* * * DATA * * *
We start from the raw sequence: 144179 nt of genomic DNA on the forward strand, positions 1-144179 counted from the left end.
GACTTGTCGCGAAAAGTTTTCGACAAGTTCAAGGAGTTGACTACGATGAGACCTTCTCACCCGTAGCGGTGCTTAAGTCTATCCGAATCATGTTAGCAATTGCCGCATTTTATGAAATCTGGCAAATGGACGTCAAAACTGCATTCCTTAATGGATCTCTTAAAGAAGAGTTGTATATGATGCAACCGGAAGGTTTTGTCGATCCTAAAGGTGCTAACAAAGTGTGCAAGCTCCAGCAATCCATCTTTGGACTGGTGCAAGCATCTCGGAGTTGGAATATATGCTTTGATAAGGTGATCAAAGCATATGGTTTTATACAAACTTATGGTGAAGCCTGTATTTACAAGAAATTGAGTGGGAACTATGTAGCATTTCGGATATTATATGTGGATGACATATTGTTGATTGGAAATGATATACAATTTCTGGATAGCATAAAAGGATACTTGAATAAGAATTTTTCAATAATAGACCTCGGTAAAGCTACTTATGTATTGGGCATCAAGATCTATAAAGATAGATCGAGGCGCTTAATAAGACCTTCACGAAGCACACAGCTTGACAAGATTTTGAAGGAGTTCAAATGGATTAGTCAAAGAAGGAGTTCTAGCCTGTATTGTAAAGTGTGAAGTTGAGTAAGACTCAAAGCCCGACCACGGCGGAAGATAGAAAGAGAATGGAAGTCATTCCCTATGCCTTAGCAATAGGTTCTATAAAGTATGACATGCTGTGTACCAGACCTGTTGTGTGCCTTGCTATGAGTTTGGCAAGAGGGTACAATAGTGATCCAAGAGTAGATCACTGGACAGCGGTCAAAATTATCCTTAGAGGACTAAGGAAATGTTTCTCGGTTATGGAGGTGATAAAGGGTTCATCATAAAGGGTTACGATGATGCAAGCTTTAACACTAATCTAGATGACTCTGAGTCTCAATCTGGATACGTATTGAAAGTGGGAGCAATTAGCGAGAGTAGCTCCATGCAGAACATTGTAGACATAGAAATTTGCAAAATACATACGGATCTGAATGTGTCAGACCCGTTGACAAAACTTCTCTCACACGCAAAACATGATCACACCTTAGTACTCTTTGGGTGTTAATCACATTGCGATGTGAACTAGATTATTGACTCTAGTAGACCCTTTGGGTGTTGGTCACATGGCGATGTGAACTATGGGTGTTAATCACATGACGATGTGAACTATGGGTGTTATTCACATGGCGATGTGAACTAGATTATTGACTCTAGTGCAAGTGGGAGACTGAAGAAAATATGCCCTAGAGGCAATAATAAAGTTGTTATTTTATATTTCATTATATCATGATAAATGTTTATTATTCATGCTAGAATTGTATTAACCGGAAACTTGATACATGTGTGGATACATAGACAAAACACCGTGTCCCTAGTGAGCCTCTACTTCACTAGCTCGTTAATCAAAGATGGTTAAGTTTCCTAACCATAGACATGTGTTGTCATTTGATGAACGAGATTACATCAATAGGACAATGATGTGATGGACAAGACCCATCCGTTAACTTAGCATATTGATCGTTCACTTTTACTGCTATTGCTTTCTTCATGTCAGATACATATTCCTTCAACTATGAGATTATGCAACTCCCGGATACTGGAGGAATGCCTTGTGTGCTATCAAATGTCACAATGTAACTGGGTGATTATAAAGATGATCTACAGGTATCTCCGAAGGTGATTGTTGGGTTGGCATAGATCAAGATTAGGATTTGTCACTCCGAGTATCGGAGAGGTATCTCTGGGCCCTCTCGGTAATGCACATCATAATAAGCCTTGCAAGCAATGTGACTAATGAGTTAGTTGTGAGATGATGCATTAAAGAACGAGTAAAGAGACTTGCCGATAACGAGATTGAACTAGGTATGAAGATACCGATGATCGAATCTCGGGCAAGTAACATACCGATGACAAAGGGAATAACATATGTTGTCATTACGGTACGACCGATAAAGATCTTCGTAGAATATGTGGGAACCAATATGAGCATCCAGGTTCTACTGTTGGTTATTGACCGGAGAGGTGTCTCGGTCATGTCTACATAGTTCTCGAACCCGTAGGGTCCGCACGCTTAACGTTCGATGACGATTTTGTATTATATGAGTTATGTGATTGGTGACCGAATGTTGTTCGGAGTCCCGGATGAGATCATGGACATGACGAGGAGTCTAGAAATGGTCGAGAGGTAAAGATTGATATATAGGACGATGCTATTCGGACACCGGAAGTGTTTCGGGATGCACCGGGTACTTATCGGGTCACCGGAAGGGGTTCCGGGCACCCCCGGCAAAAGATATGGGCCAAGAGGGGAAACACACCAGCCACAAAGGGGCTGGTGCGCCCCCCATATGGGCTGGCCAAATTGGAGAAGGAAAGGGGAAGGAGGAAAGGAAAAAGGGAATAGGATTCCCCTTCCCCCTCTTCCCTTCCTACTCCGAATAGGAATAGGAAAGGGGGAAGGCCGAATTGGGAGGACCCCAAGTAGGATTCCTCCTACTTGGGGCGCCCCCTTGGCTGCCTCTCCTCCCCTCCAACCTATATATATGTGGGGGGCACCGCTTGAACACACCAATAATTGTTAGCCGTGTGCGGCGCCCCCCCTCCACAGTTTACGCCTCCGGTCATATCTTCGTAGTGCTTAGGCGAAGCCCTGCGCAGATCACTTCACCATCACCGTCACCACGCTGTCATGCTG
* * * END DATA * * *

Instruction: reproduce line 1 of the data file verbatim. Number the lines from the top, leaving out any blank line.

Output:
We start from the raw sequence: 144179 nt of genomic DNA on the forward strand, positions 1-144179 counted from the left end.